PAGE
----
It’s election season, and President Bush is using the West as a political game piece. He’s promising to up the timber cut on the national forests and increase oil and gas development, all in the name of jobs and national security. In reality, of course, he’s earning points with his industry supporters, but doing little to help the region toward a sustainable and prosperous future.
To be fair, Bill
Clinton also used the West for political ends. Clinton unveiled the
Grand Staircase-Escalante National Monument just before the 1996
elections, winning praise from environmentalists nationally, even
though he sent some Utahns through the roof. (Needless to say, Utah
wasn’t a swing state.)
In presidential politics,
this seems to be the West’s fate, as Ed Quillen writes on
page 17, but it’s getting old. I recently interviewed a
Packwood, Wash., logger named John Squires, a guy who is as proud
of the three-foot bar on his chain saw as he is dismayed about the
decline of his hometown’s economy. He sees it very clearly:
"The left says (to its campaign contributors), ‘We
need to save the trees, give us money,’ and the right says,
‘They’re going to destroy jobs, give us money,’ "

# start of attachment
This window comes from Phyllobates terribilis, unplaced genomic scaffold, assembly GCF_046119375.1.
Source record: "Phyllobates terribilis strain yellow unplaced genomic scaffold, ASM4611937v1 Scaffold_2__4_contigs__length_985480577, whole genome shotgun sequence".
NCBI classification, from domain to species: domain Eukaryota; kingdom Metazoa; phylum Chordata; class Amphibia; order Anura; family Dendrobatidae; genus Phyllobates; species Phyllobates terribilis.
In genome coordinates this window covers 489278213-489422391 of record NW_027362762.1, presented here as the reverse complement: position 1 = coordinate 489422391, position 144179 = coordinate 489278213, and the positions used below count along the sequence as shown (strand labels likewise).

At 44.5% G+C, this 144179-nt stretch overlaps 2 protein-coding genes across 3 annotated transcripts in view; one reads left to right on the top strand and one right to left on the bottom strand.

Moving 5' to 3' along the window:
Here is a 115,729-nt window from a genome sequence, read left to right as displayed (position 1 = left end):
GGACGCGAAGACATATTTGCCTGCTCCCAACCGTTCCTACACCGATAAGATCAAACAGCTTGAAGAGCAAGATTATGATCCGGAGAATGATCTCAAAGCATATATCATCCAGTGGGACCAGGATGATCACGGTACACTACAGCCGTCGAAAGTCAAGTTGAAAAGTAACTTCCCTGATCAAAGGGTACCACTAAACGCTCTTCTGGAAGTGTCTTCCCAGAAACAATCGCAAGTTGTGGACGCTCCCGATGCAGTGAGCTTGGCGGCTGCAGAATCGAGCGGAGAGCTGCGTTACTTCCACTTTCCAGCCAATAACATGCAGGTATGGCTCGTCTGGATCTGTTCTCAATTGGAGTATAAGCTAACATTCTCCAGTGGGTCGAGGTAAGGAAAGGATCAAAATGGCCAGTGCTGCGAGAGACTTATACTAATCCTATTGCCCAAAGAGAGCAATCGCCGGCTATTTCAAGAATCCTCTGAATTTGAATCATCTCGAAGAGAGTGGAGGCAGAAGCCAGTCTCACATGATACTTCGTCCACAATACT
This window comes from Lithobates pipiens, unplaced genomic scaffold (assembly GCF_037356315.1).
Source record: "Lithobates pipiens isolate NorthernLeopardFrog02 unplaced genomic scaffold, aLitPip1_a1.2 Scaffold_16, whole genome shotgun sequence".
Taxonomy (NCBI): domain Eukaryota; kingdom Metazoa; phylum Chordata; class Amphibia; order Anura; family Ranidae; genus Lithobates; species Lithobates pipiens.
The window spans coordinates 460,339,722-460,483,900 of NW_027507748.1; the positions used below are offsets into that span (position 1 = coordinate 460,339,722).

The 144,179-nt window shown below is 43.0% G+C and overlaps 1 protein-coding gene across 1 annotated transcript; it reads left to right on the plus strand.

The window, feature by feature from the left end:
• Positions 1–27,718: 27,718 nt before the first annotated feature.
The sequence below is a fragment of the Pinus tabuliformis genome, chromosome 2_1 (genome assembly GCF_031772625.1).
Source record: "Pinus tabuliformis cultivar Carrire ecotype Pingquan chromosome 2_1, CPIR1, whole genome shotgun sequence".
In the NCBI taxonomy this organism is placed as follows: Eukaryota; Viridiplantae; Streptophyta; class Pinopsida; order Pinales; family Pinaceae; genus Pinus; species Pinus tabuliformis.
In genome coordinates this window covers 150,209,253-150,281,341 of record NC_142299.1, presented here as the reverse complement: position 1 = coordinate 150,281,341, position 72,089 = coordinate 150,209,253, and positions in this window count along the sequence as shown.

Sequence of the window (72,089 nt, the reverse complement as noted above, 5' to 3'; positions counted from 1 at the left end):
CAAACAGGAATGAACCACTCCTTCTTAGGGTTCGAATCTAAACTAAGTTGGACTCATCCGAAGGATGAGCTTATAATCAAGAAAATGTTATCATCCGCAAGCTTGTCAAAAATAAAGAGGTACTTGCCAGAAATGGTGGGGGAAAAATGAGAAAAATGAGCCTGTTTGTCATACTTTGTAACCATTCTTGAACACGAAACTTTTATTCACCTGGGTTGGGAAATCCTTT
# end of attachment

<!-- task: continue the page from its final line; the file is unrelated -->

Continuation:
said Squires. "Every party has said they’re going to help our
communities, and no party has."
In this election, Squires
isn’t counting on one presidential candidate or the other to
save the day. Instead, he’s joined with local
environmentalists, union members and American Indians to promote a
plan to thin second-growth forest plantations while steering clear
of the last old growth — even though the Bush administration
has tried mightily to open that old growth to logging.
"Let’s not let the people in Washington, D.C., or the courts,
decide," he says. "I hope we can decide what it is that we’re
going to do, and then go, as a united front, to our politicians and
ask them to help out."
And that, it seems, is the
challenge facing Westerners today: to take our collective vision
for the region to Washington — a vision that includes
landscape-scale conservation and an economy based on restoring our
forests, rivers and rangelands. We need to get our politicians
following us, for a change, rather than the national party agenda.
In places, it’s already happening: In the
Northwest’s forests, for example, and in Idaho, where
ranchers and environmentalists, Democrats and Republicans, are
working to protect wilderness areas while keeping livestock on the
land. The West has decided it wants to be more than a political
game piece, and it’s about time. We’ll be less apt to
get whipsawed again the next time the White House changes hands.